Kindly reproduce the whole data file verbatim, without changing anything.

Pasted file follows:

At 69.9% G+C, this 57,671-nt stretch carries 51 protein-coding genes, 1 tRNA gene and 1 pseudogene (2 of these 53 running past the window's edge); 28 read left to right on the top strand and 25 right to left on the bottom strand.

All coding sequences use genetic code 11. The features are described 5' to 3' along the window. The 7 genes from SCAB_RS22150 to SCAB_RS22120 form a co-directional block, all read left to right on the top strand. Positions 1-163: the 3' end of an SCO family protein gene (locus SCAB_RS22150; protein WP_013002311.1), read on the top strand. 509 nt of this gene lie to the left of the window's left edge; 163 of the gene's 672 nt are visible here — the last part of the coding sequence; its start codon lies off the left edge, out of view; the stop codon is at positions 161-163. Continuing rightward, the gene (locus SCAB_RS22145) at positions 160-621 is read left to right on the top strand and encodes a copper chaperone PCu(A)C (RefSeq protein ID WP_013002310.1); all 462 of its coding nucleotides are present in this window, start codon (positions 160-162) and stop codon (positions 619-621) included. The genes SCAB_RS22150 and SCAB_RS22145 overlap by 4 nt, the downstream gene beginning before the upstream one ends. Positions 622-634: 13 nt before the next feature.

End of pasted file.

At 69.9% G+C, this 57,671-nt stretch carries 51 protein-coding genes, 1 tRNA gene and 1 pseudogene (2 of these 53 running past the window's edge); 28 read left to right on the top strand and 25 right to left on the bottom strand.

All coding sequences use genetic code 11. The features are described 5' to 3' along the window. The 7 genes from SCAB_RS22150 to SCAB_RS22120 form a co-directional block, all read left to right on the top strand. Positions 1-163: the 3' end of an SCO family protein gene (locus SCAB_RS22150; protein WP_013002311.1), read on the top strand. 509 nt of this gene lie to the left of the window's left edge; 163 of the gene's 672 nt are visible here — the last part of the coding sequence; its start codon lies off the left edge, out of view; the stop codon is at positions 161-163. Continuing rightward, the gene (locus SCAB_RS22145) at positions 160-621 is read left to right on the top strand and encodes a copper chaperone PCu(A)C (RefSeq protein ID WP_013002310.1); all 462 of its coding nucleotides are present in this window, start codon (positions 160-162) and stop codon (positions 619-621) included. The genes SCAB_RS22150 and SCAB_RS22145 overlap by 4 nt, the downstream gene beginning before the upstream one ends. Positions 622-634: 13 nt before the next feature.